A fun coverall that can be worn as a dressing robe or on the beach. This is a 1970s take on the Japanese design for happi coats, which originated as Japanese over coats traditionally worn by shop keepers. The family crest, shop name or emblem was printed on the back of the coat. Today, happi coats are still used by some shop keepers in Japan, but are also widely used elsewhere for festivals, parties and so on.
I realised while writing these instructions that they are not really for the novice seamstress. You will understand them better if you have used a paper pattern before. Having said that, this is a very simple shape; there is no real tailoring and if you are not a perfectionist, you can obtain a very pleasing result without much skill. If you are a perfectionist, then I expect you will make a high quality item in spite of my sketchy instructions....
Using the dressmakers paper, make a paper pattern from the graphs (Figs 1 and 2) and, using fabric scraps, or fat quarters, cut patches at least approximately 4 inches by 4 inches, according to the patch shapes you have chosen. Lay the patchwork pieces out on a table until there are enough to make a Back, two Fronts, two Sleeves and two Pockets. Remember to evenly distribute the colours so you don't run out of one particular fabric.
Join the patches together by hand or (preferably) machine. Make the area of fabric required for each pattern piece.
For the sleeves, make two pieces of patchwork, each 22 inches by 15½ inches. For the back make one piece, 35½ inches by 26 inches, and, for the fronts, two pieces, each 36 inches by 12½ inches. For the pockets make two pieces, each 9 inches by 8½ inches. Pin the pattern pieces to the patchwork, and cut: one back on the fold; two sleeves; two fronts (remember these must be a left and right mirror image of each other); and two pockets. Pin the paper pattern pieces to the lining fabric and cut out the same pieces.
Pockets: Place the pocket linings against right sides of pockets, and machine stitch around 3 sides, leaving the top open. Turn the pockets and press, (3 edges are enclosed in the lining). Cut two pocket facings from the facing fabric, each 9 inches by 4 inches. Turn in the short edges of the facings so that they are the same width as the pockets. Place one longer (raw) facing edge to the top raw edge of the pocket and sew in place. Turn facing to inside, tuck raw edge under and stitch. Repeat with the other pocket. Pin pockets to robe fronts in positions indicated on the graph, and top stitch in place.
Sewing up: Tack the patchwork fronts to the lining fronts, wrong sides together. Tack and machine stitch the patchwork layer of the back only to the fronts along the shoulder seams and down the side seams, working on the wrong side. Machine the back lining to the shoulder seams, enclosing all the raw edges, and hem down the side seams. Sew the patchwork sleeve seams, with the raw edges on the wrong side, as usual, and then with right side to right side, ease the sleeves into the armholes; pin, tack and sew. Sew sleeve lining seams, wrong side to wrong side, and hem into place. Tack lining to patchwork all around the edges of the garment.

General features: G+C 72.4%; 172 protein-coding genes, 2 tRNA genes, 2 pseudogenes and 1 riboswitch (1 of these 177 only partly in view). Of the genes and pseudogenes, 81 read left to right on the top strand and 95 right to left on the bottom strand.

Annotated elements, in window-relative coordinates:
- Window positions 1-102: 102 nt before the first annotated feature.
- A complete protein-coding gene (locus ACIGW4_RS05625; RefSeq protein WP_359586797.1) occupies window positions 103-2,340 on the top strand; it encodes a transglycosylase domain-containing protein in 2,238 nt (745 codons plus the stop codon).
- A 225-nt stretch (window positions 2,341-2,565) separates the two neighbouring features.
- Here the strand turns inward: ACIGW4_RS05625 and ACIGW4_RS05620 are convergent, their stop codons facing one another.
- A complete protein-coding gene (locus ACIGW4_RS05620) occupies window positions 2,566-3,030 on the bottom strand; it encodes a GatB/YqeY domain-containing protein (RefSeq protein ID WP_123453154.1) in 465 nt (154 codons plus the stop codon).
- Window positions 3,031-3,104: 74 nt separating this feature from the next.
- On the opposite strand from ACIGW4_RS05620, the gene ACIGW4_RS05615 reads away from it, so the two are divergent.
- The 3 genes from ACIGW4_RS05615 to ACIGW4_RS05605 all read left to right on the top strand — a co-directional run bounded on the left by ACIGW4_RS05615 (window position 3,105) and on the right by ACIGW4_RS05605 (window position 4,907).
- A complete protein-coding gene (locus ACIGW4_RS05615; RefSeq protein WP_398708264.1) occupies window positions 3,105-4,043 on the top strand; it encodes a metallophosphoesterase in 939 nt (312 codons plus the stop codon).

Facings: From the facing fabric, cut one belt 78 inches by 5 inches, two belt slots, each 3 inches by 2½ inches, two front facings each 39 by 4 inches, one hem 52 inches by 5 inches, and two cuffs, each 21 inches by 5 inches.
2½m (112cm width) plain lining fabric.
Fabric scraps, or about 10 fat quarters quilt fabric (usually 112cm or 44 inches wide).
2m cotton fabric for facings (or bias binding).
Dressmaker's squared paper - 1 inch grid (I found only in centimetre grids on the web - 2ins=5cm)
One size fits all. However for my version, I altered the pattern below to make it slightly smaller (to fit me); however, as a wrap, it can be worn over-size.
A word on the design
I used floral hexagons for my robe. The original was shown with rectangular patches. See "adaptations".
You can make the robe by cutting the basic design from a plain fabric, which you can use as a conventional lining, or you can apply your patches directly to the lining as a backing, depending on how free form you want to be with your patchwork. You can use any patchwork techniques; I have used a conventional shape, but applied the patches directly on to the backing, overlapping them like roof tiles, and top stitching in place. This method allowed for minor inaccuracies in sizing the patches. I chose the shape of the patch to suit my floral fabric.
The original robe was a rather pleasing design made of uneven rectangles in geometric and spotted fabrics in 1970s oranges, yellows, and browns. However, I was seduced by the lovely red poppy fabrics in my local quilt shop in Dorking (The Quilt Room) - in consequence I chose a hexagonal shape which I thought better suited the floral effect. I like the effect but also feel that it is a little reminiscent of a table cloth.
I would like to experiment with the fish-scale (or clam-shell) patch in beautiful pale blues and sea-greens to make a bath robe. There are some lovely "watery" batik fabrics available in packs. You could even introduce silvers, and gauzy effects. The fish-scale design can be used as patches, or as a quilting pattern, and is well-suited to the overlapping appliqué method (to better emulate scales).
Whatever you choose, remember to use big patches, otherwise it will be a 20 year project. You could even cheat and choose a fabric with a patchwork pattern, or indeed just decide to use some fabric that pleases you with no patchwork at all!
I wanted to keep the robe as light weight as possible, but you could put in an interlining and then quilt, for a heavier weight padded robe.